This is a man whose confidence in his own humanity is what gives him his pride -- evident in the way he sits, cross-legged, in a horse-carriage, holding his poise through the bumpy ride.
In his stories, Manto often turned to those who defied the neat values with which the middle-class identified.
Prostitutes, pimps and lunatics were Manto's preferred people.
What serendipity then that Manto is played here by Nawazuddin Siddiqui, whose greatest virtue is offering empathy to characters we don't naturally think of as worthy of empathy.
Psychopaths, underworld dons, and cold-blooded murderers are Siddiqui's preferred people.
Here then are two artists who swim in the same pool of art which doesn't settle for easy judgment.
It is as if Nawazuddin Siddiqui as Saadat Hasan Manto is building a case for the impulses that drive Siddiqui the actor.
Elsewhere in the trailer, we get to see the matchless Rasika Dugal as Manto's wife, doing what she does best -- which is, creating little scenes within a scene.
The movie also seems to be a trip back in time to 'styles', 'manners', 'decors' and 'types' we don't see these days.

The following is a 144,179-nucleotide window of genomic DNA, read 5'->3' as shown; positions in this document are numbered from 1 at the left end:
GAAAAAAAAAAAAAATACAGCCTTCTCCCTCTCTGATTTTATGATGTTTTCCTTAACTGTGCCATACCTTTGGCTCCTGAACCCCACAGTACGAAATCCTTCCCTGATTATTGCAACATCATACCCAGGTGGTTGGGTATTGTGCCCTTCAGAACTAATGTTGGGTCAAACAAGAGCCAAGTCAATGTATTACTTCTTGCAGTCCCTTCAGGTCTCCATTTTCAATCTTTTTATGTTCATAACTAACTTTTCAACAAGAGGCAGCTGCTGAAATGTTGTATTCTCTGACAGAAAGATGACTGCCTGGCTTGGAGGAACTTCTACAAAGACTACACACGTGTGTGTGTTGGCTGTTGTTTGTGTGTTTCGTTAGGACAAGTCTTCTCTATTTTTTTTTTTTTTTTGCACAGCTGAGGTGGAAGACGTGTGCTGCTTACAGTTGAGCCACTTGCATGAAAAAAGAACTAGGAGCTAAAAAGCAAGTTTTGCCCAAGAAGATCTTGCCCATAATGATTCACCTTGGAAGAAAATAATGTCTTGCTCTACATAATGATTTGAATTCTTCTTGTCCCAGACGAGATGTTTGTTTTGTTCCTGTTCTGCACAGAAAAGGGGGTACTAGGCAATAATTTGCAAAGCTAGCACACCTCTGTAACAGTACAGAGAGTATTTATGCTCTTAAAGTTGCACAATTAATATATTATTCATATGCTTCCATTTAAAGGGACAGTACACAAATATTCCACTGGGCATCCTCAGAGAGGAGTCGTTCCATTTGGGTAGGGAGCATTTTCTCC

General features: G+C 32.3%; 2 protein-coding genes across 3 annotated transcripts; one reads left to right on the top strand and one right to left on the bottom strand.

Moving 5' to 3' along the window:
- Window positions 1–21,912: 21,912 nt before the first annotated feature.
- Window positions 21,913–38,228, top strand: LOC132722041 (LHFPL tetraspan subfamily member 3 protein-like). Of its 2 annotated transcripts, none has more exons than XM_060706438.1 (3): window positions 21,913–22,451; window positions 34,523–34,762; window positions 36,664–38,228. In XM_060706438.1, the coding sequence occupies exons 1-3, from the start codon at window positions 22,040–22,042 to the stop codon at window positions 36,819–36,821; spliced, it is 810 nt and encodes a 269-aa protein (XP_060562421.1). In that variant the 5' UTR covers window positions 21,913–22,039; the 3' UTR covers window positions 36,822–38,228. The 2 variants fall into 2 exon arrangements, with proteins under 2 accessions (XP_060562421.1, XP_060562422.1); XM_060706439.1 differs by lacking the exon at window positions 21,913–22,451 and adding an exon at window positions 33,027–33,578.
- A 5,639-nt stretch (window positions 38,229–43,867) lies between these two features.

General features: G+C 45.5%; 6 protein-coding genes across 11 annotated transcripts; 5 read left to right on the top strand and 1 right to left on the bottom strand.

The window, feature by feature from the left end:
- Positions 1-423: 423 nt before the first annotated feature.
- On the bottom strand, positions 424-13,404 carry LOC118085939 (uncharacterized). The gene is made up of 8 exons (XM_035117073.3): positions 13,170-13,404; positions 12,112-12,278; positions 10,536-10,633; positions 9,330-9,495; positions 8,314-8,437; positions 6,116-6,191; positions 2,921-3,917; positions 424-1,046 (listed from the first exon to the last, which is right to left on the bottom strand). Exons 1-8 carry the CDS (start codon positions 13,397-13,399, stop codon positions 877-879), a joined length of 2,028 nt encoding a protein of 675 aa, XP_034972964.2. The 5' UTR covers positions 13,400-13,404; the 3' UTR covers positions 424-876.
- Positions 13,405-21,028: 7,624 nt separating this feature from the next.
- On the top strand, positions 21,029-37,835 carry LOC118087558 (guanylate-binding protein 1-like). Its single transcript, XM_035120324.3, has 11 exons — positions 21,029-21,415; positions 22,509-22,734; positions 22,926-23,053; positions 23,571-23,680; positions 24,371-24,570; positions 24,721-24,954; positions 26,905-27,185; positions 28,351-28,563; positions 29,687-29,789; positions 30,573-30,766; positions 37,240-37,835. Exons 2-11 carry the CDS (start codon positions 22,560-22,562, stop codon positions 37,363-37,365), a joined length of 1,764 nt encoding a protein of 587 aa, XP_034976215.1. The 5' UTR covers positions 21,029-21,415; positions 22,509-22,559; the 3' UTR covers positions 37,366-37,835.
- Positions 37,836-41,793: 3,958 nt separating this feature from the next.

Bench-tapping as a demonstration of solidarity.
Sleaze-pot movie showmen who wear their pants real high and who describe 'steamy roles' as 'challenging'.
Mumbai local train compartments soaked in stark brown (it's a colour of that age), with only Manto and some Gandhi-capped heads bobbing inside.
And through all these subtle touches, we hear Manto's takes on life and art.
'With the attaining of Independence, we stopped dreaming.'
Strongly against interpreting his stories for the reader, Manto talks about the importance of Literature that 'just is' than 'tries to be something'.
In what could be a narrative masterstroke of sorts, dramatised versions of Manto's stories seem to have been sewn into the telling of Manto's life (So we get how life begets art).
The ever-brilliant Tillotama Shome appears in one story as a helpless woman not giving into her helplessness but fighting it all the way -- this is the kind of women Manto loved to write about.
The fatalistic short Cold Meat, with its 'Sex up against the face of Death' quality also gets a look-see.